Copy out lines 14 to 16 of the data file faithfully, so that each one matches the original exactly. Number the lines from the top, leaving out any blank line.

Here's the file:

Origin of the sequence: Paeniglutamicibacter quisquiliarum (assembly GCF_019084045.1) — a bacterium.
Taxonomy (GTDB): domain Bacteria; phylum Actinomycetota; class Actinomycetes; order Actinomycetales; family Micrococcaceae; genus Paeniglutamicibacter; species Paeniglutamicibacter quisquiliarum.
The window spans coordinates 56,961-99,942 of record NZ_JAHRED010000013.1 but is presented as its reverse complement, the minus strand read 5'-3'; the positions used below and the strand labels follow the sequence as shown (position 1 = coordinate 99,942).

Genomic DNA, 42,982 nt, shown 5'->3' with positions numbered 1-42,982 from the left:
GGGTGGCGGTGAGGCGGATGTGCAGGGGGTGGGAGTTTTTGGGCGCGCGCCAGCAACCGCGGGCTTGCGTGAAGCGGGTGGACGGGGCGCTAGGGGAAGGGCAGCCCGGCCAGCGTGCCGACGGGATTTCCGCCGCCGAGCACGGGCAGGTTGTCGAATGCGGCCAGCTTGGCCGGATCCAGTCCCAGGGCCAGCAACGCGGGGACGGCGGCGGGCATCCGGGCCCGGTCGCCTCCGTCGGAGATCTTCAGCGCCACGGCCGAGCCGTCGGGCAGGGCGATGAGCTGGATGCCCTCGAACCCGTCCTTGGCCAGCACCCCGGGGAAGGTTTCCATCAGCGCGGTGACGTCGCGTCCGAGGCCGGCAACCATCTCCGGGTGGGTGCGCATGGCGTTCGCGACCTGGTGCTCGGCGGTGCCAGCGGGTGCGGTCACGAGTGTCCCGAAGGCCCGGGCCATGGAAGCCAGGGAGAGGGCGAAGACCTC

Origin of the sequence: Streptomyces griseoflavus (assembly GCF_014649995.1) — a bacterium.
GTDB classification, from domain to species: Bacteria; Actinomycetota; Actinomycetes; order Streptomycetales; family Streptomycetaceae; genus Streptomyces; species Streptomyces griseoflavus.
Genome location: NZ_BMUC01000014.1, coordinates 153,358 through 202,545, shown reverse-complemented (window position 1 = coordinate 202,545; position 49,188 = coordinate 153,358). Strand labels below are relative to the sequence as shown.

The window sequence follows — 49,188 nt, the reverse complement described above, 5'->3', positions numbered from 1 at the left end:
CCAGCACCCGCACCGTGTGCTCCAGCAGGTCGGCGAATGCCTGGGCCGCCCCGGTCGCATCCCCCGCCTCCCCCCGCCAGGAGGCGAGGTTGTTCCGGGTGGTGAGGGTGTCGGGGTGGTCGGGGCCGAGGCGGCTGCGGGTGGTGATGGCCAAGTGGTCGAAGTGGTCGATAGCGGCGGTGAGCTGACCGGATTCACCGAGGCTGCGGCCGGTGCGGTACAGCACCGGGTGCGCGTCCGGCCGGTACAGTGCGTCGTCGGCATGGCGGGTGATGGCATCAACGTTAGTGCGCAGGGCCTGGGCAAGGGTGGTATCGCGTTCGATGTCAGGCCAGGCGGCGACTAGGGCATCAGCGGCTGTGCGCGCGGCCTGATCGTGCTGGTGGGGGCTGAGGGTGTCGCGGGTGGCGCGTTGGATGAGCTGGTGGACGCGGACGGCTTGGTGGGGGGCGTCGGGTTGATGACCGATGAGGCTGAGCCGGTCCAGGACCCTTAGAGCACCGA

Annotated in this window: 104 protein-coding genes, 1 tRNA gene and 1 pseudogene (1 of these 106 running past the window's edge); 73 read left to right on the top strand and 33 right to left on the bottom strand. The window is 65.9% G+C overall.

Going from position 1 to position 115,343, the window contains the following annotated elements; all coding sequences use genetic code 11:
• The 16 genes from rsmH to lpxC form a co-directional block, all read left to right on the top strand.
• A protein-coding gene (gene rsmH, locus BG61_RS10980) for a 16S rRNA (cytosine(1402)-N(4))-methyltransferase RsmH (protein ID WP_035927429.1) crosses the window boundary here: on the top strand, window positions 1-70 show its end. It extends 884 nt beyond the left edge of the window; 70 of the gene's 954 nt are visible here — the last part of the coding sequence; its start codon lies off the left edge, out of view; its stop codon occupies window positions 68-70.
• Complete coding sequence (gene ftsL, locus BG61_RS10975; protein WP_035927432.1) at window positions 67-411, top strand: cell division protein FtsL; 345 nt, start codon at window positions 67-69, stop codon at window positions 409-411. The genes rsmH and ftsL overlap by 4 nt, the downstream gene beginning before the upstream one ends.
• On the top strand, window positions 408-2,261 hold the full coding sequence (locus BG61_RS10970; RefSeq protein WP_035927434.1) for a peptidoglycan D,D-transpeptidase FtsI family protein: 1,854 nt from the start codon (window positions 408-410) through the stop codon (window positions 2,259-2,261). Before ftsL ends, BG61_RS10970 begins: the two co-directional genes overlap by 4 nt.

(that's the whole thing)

• A protein-coding gene (gene rsmH, locus BG61_RS10980) for a 16S rRNA (cytosine(1402)-N(4))-methyltransferase RsmH (protein ID WP_035927429.1) crosses the window boundary here: on the top strand, window positions 1-70 show its end. It extends 884 nt beyond the left edge of the window; 70 of the gene's 954 nt are visible here — the last part of the coding sequence; its start codon lies off the left edge, out of view; its stop codon occupies window positions 68-70.
• Complete coding sequence (gene ftsL, locus BG61_RS10975; protein WP_035927432.1) at window positions 67-411, top strand: cell division protein FtsL; 345 nt, start codon at window positions 67-69, stop codon at window positions 409-411. The genes rsmH and ftsL overlap by 4 nt, the downstream gene beginning before the upstream one ends.
• On the top strand, window positions 408-2,261 hold the full coding sequence (locus BG61_RS10970; RefSeq protein WP_035927434.1) for a peptidoglycan D,D-transpeptidase FtsI family protein: 1,854 nt from the start codon (window positions 408-410) through the stop codon (window positions 2,259-2,261). Before ftsL ends, BG61_RS10970 begins: the two co-directional genes overlap by 4 nt.